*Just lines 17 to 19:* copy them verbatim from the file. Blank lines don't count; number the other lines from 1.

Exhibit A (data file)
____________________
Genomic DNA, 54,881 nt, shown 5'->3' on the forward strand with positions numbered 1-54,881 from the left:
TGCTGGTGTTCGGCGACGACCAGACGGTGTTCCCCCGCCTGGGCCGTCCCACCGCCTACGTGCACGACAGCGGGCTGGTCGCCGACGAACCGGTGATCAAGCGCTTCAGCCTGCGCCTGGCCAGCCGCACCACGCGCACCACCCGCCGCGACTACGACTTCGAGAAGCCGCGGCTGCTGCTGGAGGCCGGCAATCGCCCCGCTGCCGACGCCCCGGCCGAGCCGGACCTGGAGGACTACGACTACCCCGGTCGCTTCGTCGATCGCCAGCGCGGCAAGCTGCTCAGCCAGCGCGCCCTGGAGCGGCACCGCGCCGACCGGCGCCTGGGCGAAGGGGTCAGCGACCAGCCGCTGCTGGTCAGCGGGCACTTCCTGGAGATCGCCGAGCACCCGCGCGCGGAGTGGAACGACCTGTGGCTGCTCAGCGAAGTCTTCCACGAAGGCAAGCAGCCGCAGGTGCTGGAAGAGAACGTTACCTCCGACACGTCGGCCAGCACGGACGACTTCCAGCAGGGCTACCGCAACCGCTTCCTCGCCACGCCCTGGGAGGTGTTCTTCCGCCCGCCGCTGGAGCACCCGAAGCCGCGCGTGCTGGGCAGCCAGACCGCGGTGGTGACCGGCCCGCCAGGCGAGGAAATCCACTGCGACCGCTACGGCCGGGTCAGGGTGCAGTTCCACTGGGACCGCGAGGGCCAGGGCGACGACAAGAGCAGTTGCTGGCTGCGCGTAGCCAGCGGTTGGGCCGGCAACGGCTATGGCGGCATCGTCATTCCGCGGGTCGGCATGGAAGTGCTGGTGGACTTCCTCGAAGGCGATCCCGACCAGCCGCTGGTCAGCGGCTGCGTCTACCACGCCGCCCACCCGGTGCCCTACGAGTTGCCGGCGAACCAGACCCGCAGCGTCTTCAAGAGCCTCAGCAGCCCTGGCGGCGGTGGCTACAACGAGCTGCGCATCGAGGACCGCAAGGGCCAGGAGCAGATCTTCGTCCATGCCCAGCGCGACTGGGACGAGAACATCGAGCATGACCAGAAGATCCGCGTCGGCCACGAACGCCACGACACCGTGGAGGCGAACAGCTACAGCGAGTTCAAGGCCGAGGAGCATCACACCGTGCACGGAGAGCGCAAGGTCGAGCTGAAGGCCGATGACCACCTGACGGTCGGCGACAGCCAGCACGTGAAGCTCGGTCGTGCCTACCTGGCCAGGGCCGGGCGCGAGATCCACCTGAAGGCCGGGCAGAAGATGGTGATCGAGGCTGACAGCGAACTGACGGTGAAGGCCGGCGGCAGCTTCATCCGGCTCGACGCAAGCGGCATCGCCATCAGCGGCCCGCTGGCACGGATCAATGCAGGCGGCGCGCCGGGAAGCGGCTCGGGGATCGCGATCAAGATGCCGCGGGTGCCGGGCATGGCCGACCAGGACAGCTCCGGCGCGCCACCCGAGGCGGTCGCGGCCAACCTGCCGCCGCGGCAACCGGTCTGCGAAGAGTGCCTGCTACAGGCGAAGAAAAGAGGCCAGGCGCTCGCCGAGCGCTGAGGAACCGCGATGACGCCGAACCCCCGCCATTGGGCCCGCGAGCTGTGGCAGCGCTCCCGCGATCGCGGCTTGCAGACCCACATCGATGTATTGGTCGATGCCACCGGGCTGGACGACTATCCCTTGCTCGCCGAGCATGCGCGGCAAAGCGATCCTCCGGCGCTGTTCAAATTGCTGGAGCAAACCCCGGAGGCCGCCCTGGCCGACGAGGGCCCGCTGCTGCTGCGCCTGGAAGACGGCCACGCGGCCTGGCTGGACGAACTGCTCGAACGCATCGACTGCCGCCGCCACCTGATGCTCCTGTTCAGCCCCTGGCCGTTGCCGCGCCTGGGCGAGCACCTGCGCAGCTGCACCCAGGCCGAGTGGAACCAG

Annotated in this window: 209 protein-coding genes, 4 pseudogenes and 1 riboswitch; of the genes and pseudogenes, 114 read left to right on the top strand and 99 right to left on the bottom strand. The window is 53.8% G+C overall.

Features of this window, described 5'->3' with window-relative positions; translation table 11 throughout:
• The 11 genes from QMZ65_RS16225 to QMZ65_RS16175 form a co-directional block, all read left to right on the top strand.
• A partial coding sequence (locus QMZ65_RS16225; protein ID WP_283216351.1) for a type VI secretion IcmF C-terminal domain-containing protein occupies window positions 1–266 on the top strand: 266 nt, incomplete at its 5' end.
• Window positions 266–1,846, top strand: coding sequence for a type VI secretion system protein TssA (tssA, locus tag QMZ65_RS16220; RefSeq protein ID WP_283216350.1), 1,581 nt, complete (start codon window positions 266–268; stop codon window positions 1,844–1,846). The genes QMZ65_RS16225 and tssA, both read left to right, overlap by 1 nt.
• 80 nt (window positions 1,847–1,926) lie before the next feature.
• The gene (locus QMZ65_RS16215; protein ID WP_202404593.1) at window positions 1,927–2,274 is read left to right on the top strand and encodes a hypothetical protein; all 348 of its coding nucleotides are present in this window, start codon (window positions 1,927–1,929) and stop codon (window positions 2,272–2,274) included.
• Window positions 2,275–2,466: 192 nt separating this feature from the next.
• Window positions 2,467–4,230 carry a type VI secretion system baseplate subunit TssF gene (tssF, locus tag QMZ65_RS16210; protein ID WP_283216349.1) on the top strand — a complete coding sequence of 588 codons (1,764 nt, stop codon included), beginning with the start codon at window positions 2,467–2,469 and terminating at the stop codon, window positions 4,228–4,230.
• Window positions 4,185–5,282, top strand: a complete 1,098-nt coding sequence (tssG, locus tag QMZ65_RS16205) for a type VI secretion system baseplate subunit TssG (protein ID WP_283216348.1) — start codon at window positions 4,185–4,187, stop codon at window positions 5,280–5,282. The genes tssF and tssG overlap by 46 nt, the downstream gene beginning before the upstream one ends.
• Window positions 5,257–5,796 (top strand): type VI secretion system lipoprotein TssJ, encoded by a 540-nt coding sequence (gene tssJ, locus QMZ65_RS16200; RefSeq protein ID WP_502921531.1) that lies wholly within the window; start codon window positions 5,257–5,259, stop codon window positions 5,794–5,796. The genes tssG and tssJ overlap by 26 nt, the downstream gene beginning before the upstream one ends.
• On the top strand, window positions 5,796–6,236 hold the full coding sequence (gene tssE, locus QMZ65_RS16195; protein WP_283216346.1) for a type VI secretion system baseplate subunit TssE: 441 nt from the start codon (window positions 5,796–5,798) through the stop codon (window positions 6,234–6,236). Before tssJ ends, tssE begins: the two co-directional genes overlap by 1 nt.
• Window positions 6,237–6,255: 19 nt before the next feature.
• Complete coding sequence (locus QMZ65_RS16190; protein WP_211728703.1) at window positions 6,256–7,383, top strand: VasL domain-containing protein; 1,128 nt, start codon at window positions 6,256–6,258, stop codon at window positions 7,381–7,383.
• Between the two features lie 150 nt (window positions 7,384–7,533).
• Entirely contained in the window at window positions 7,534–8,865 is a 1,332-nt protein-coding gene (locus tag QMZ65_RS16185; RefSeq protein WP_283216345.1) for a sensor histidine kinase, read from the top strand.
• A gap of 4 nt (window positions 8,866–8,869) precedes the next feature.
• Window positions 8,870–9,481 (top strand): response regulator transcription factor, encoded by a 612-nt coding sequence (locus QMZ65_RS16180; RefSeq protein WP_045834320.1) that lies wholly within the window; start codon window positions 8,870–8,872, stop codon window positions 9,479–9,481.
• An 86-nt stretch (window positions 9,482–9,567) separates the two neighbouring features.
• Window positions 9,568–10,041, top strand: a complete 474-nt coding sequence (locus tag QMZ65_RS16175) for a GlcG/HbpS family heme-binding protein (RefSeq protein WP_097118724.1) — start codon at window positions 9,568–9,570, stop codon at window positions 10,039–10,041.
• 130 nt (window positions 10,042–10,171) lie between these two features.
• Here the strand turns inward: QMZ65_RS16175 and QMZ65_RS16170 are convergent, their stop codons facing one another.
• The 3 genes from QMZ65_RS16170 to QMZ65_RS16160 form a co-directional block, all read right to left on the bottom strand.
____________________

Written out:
• Between the two features lie 150 nt (window positions 7,384–7,533).
• Entirely contained in the window at window positions 7,534–8,865 is a 1,332-nt protein-coding gene (locus tag QMZ65_RS16185; RefSeq protein WP_283216345.1) for a sensor histidine kinase, read from the top strand.
• A gap of 4 nt (window positions 8,866–8,869) precedes the next feature.